Indonesian divers retrieve QZ8501 black box – TODAYonline

Posted: Monday, January 12, 2015

PANGKALAN BUN (Indonesia) — Indonesian navy divers retrieved the flight data recorder from the wreck of an AirAsia passenger jet yesterday, in a major step towards unravelling the cause of the crash that killed all 162 people on board.

Over the weekend, three vessels detected “pings” that were believed to be from the black boxes, but strong winds, powerful currents and high waves hampered search efforts. Dozens of Indonesian navy divers took advantage of calmer weather yesterday to retrieve the flight recorder and search for the fuselage of the plane.

“We succeeded in lifting the part of the black box known as the flight data recorder,” Mr Bambang Soelistyo, head of the National Search and Rescue Agency, told reporters at a news conference.

The second so-called black box, containing the cockpit voice recorder, is located about 20m away from where the flight data recorder was found, but divers have not yet been able to get to it.

Flight QZ8501, an Airbus A320-200 airliner, lost contact with air traffic control in bad weather less than halfway into a two-hour flight from Indonesia’s second-biggest city of Surabaya to Singapore on Dec 28.

“(The cockpit voice recorder) seems to be under a wing, which is quite heavy,” said Mr Suryadi Bambang Supriyadi, the operations coordinator for the search and rescue agency. “So we will use airbags to lift it. This will be done tomorrow.”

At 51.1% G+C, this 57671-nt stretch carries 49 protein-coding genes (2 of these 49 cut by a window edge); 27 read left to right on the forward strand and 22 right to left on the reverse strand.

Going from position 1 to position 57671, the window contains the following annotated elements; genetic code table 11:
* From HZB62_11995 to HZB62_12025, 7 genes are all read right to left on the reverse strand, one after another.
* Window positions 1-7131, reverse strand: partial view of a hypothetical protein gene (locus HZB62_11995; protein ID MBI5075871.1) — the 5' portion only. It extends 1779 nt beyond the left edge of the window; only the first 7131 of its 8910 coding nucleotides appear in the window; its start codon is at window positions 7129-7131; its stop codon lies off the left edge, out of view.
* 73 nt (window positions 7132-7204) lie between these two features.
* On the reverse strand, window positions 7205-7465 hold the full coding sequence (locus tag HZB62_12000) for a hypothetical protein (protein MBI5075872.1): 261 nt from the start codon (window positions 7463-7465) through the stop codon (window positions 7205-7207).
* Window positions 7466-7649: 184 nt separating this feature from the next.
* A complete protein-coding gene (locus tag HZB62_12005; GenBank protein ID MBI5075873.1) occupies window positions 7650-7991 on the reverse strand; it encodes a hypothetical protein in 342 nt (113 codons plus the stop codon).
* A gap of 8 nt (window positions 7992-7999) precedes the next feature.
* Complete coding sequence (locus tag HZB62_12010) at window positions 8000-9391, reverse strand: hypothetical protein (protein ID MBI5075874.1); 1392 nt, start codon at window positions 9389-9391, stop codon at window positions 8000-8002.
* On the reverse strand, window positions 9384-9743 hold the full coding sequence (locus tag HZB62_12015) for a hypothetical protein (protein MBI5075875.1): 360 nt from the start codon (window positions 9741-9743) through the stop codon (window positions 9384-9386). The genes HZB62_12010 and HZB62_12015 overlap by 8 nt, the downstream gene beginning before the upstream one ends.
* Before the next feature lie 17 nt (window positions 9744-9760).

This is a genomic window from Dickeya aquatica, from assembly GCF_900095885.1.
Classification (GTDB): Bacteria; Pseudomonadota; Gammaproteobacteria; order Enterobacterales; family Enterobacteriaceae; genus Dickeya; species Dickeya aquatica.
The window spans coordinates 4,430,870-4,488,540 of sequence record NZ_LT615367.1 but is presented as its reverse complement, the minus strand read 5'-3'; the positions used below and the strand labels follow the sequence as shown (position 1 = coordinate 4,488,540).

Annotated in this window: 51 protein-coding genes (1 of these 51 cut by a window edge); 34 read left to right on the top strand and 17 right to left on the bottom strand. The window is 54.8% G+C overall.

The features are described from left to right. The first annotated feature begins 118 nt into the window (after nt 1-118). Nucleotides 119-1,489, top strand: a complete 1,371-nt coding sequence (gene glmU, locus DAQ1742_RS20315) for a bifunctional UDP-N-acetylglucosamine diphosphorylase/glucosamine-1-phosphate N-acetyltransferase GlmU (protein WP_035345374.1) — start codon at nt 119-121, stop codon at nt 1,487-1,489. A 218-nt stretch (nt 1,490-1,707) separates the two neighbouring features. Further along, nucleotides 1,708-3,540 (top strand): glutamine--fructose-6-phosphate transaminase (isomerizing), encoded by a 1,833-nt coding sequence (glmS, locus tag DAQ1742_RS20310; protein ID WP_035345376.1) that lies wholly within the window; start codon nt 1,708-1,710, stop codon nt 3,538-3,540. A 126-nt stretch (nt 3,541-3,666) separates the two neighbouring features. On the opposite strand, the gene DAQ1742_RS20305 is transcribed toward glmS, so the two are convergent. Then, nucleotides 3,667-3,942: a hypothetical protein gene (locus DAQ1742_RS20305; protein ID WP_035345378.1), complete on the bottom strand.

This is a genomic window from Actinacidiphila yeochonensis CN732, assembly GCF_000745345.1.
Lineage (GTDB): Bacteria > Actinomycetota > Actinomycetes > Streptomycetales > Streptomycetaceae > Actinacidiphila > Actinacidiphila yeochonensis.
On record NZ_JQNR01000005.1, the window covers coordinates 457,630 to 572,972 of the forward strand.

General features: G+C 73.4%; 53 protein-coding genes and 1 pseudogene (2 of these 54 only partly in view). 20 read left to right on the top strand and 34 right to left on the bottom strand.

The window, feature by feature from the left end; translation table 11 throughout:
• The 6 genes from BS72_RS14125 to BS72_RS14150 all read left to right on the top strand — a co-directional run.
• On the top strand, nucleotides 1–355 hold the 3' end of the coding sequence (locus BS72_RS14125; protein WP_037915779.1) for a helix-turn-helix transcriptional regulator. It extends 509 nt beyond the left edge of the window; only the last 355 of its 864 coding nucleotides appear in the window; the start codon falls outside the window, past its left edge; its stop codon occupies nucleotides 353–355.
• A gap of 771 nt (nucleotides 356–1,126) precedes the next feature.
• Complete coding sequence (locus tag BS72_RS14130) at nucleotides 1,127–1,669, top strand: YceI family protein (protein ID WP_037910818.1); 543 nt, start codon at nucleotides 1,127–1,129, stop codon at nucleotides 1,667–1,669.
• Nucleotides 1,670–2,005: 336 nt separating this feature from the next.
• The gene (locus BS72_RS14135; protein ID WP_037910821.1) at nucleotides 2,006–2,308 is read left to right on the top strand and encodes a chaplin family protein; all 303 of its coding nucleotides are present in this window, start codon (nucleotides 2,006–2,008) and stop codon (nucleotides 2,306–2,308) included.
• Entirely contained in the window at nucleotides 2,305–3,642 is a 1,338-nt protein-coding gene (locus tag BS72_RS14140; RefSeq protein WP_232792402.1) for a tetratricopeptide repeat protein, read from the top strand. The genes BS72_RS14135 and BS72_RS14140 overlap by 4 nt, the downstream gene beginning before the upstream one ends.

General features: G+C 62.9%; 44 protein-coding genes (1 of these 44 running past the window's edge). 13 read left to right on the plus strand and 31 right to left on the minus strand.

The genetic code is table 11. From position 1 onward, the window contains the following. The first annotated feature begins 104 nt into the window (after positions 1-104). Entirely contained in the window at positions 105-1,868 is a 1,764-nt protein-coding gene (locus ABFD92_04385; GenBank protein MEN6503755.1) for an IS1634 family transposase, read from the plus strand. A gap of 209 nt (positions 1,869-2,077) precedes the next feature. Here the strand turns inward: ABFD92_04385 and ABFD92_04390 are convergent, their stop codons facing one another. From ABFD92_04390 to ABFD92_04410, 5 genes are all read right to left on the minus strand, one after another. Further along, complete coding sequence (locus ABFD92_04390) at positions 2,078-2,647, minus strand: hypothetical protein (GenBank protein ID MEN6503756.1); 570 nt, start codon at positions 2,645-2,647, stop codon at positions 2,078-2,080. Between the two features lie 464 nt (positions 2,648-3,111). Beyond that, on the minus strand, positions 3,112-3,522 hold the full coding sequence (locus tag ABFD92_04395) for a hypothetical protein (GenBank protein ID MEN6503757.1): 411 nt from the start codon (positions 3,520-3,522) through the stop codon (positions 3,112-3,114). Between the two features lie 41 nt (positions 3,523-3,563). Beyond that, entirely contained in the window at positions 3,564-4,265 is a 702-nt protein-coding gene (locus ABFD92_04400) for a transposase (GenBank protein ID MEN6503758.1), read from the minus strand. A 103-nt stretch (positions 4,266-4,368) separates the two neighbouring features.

The black boxes, which emit signals from their beacons, should provide essential information about the plane moments before it plunged into the sea as well as all the conversations between the captain and the co-pilot for the duration of the flight.

“There are like 200-plus parameters they record,” said aviation safety expert John Goglia, a former United States National Transportation Safety Board member. “It’s going to provide us an ocean of material.”

But there was confusion about what happened in the final moments of the flight. Mr Supriyadi said the wreckage indicated that the plane had most likely experienced an explosion before hitting the water due to a significant change in air pressure. He said the left side of the plane seemed to have disintegrated, pointing to a change in pressure that could have caused an explosion.

But another official disputed the likelihood of a blast. “There is no data to support that kind of theory,” said Mr Santoso Sayogo, an investigator at the Indonesian National Transportation Safety Committee (NTSC).

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